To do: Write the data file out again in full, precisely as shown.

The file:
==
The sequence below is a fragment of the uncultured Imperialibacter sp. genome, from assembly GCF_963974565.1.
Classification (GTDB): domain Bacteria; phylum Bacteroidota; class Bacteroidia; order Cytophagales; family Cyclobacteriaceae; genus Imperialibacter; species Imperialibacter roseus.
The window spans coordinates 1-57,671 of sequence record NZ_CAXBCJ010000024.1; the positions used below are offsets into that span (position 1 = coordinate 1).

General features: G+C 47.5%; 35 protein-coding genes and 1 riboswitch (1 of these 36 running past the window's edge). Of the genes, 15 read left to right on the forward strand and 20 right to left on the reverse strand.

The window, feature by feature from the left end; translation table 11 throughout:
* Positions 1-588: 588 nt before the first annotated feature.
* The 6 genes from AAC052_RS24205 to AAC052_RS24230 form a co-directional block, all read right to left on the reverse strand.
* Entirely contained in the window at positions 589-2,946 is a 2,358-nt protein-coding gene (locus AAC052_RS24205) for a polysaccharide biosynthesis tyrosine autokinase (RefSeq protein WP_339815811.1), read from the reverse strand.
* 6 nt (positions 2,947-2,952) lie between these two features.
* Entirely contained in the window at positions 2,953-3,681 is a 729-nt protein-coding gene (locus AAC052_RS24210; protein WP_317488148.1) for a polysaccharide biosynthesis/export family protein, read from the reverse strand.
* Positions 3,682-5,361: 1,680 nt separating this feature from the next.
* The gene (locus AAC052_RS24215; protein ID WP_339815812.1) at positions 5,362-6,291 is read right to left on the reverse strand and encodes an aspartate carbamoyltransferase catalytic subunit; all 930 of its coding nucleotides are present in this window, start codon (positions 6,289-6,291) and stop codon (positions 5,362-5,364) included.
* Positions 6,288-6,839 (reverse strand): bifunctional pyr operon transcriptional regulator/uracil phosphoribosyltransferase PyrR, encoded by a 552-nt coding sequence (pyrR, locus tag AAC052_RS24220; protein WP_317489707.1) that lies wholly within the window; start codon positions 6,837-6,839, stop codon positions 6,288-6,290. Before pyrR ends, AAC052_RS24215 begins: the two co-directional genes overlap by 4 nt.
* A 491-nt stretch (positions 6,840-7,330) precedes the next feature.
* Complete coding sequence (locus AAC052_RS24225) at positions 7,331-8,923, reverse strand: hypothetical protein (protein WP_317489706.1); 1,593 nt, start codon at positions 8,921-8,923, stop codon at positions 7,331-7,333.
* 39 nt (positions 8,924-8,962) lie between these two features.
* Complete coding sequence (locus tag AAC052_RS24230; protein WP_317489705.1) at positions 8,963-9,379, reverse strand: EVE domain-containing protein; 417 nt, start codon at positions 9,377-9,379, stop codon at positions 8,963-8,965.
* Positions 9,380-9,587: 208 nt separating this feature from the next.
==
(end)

The sequence below is a fragment of the uncultured Imperialibacter sp. genome, from assembly GCF_963974565.1.
Classification (GTDB): domain Bacteria; phylum Bacteroidota; class Bacteroidia; order Cytophagales; family Cyclobacteriaceae; genus Imperialibacter; species Imperialibacter roseus.
The window spans coordinates 1-57,671 of sequence record NZ_CAXBCJ010000024.1; the positions used below are offsets into that span (position 1 = coordinate 1).

General features: G+C 47.5%; 35 protein-coding genes and 1 riboswitch (1 of these 36 running past the window's edge). Of the genes, 15 read left to right on the forward strand and 20 right to left on the reverse strand.

The window, feature by feature from the left end; translation table 11 throughout:
* Positions 1-588: 588 nt before the first annotated feature.
* The 6 genes from AAC052_RS24205 to AAC052_RS24230 form a co-directional block, all read right to left on the reverse strand.
* Entirely contained in the window at positions 589-2,946 is a 2,358-nt protein-coding gene (locus AAC052_RS24205) for a polysaccharide biosynthesis tyrosine autokinase (RefSeq protein WP_339815811.1), read from the reverse strand.
* 6 nt (positions 2,947-2,952) lie between these two features.
* Entirely contained in the window at positions 2,953-3,681 is a 729-nt protein-coding gene (locus AAC052_RS24210; protein WP_317488148.1) for a polysaccharide biosynthesis/export family protein, read from the reverse strand.
* Positions 3,682-5,361: 1,680 nt separating this feature from the next.
* The gene (locus AAC052_RS24215; protein ID WP_339815812.1) at positions 5,362-6,291 is read right to left on the reverse strand and encodes an aspartate carbamoyltransferase catalytic subunit; all 930 of its coding nucleotides are present in this window, start codon (positions 6,289-6,291) and stop codon (positions 5,362-5,364) included.
* Positions 6,288-6,839 (reverse strand): bifunctional pyr operon transcriptional regulator/uracil phosphoribosyltransferase PyrR, encoded by a 552-nt coding sequence (pyrR, locus tag AAC052_RS24220; protein WP_317489707.1) that lies wholly within the window; start codon positions 6,837-6,839, stop codon positions 6,288-6,290. Before pyrR ends, AAC052_RS24215 begins: the two co-directional genes overlap by 4 nt.
* A 491-nt stretch (positions 6,840-7,330) precedes the next feature.
* Complete coding sequence (locus AAC052_RS24225) at positions 7,331-8,923, reverse strand: hypothetical protein (protein WP_317489706.1); 1,593 nt, start codon at positions 8,921-8,923, stop codon at positions 7,331-7,333.
* 39 nt (positions 8,924-8,962) lie between these two features.
* Complete coding sequence (locus tag AAC052_RS24230; protein WP_317489705.1) at positions 8,963-9,379, reverse strand: EVE domain-containing protein; 417 nt, start codon at positions 9,377-9,379, stop codon at positions 8,963-8,965.
* Positions 9,380-9,587: 208 nt separating this feature from the next.